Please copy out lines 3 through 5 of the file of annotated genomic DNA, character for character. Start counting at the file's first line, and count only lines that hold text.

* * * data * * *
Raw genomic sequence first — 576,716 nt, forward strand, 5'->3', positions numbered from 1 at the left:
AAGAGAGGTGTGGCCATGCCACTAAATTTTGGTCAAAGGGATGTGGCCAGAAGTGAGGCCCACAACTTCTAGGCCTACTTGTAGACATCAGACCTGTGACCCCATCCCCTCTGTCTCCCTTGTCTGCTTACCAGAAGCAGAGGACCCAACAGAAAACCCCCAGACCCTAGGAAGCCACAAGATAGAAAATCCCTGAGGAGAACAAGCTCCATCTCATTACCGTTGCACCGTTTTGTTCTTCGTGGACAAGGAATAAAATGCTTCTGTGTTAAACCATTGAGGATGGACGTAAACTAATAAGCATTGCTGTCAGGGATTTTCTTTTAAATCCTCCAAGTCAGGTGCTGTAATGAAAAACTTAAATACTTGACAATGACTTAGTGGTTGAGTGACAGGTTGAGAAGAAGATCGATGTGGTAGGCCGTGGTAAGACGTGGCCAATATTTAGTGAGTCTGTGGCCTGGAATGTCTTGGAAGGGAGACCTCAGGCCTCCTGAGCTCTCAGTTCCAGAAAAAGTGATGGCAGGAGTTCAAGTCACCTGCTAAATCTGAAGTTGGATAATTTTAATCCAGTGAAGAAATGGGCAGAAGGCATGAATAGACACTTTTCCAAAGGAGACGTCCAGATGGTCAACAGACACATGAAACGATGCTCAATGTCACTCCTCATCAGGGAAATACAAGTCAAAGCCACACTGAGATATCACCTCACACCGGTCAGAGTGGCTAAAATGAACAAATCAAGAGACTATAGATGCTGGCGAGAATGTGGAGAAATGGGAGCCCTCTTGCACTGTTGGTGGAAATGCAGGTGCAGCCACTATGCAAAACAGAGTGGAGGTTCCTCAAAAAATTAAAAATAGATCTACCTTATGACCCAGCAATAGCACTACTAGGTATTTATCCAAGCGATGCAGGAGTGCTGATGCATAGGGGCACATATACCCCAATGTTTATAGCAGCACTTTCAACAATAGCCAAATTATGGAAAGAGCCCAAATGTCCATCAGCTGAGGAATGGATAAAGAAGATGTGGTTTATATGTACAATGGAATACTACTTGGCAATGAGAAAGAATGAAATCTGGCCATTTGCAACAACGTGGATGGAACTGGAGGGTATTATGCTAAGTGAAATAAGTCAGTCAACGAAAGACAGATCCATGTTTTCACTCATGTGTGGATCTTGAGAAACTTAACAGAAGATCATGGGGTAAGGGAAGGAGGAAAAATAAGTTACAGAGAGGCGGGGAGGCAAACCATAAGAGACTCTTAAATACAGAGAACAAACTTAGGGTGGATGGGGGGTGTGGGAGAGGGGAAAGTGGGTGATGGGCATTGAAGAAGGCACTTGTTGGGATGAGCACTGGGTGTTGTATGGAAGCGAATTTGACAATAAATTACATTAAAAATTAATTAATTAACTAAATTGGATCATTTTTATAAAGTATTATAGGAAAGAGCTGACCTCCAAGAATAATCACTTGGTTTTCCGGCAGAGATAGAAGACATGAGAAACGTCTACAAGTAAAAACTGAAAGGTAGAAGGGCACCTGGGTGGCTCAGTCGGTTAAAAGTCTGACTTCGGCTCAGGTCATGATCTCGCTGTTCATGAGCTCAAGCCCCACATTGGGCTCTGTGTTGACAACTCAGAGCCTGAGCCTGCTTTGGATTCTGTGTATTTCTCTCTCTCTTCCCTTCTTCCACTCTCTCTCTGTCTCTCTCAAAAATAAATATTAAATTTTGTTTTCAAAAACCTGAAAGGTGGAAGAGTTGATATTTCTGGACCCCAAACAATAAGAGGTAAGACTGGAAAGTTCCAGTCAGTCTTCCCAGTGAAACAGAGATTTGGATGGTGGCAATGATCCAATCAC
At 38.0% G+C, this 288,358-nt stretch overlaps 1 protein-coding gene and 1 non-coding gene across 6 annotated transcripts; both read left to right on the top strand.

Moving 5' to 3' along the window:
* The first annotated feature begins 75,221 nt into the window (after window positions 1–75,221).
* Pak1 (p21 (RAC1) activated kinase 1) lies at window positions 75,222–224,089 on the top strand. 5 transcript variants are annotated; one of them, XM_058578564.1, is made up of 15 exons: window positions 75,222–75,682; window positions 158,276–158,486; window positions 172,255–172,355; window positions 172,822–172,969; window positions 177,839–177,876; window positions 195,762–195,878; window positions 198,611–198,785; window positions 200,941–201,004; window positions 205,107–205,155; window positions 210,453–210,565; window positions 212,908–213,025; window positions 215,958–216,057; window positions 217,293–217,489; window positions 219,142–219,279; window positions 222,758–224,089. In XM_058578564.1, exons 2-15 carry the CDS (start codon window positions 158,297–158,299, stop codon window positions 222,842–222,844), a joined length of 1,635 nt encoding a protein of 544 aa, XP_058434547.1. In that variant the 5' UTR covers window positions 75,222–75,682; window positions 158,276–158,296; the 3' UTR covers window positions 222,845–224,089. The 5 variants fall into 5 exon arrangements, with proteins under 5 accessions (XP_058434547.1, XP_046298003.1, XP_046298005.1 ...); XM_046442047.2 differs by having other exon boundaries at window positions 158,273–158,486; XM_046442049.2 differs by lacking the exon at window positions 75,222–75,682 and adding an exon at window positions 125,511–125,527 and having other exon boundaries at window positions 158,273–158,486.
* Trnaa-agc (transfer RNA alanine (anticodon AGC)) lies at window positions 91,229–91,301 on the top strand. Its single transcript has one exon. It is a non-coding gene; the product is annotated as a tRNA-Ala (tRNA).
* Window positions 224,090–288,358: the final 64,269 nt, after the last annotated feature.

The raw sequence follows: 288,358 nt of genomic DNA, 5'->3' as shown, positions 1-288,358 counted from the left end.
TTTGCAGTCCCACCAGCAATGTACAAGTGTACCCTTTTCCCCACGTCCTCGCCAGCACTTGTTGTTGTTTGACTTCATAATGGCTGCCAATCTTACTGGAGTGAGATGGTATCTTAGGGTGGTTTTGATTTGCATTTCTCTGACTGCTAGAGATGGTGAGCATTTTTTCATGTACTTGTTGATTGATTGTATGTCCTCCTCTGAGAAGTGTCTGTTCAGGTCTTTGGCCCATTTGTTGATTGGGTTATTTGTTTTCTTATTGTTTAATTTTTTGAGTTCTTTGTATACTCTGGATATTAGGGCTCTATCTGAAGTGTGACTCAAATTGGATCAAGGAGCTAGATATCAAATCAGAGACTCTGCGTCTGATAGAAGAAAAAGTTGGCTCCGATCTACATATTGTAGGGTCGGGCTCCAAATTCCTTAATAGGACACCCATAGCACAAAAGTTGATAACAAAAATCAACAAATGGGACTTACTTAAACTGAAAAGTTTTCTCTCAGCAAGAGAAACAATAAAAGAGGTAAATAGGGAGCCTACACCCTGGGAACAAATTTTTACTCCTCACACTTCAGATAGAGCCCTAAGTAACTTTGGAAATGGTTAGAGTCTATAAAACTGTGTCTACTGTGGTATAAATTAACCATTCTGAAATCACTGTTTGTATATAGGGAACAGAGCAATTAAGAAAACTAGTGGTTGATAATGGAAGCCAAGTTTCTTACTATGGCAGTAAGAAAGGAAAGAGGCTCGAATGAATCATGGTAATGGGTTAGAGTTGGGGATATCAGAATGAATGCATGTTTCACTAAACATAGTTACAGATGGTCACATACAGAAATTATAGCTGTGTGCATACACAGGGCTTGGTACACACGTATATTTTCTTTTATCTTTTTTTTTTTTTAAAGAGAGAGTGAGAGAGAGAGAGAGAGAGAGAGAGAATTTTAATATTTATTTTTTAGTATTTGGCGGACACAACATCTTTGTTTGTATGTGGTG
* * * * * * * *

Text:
At 38.0% G+C, this 288,358-nt stretch overlaps 1 protein-coding gene and 1 non-coding gene across 6 annotated transcripts; both read left to right on the top strand.

Moving 5' to 3' along the window:
* The first annotated feature begins 75,221 nt into the window (after window positions 1–75,221).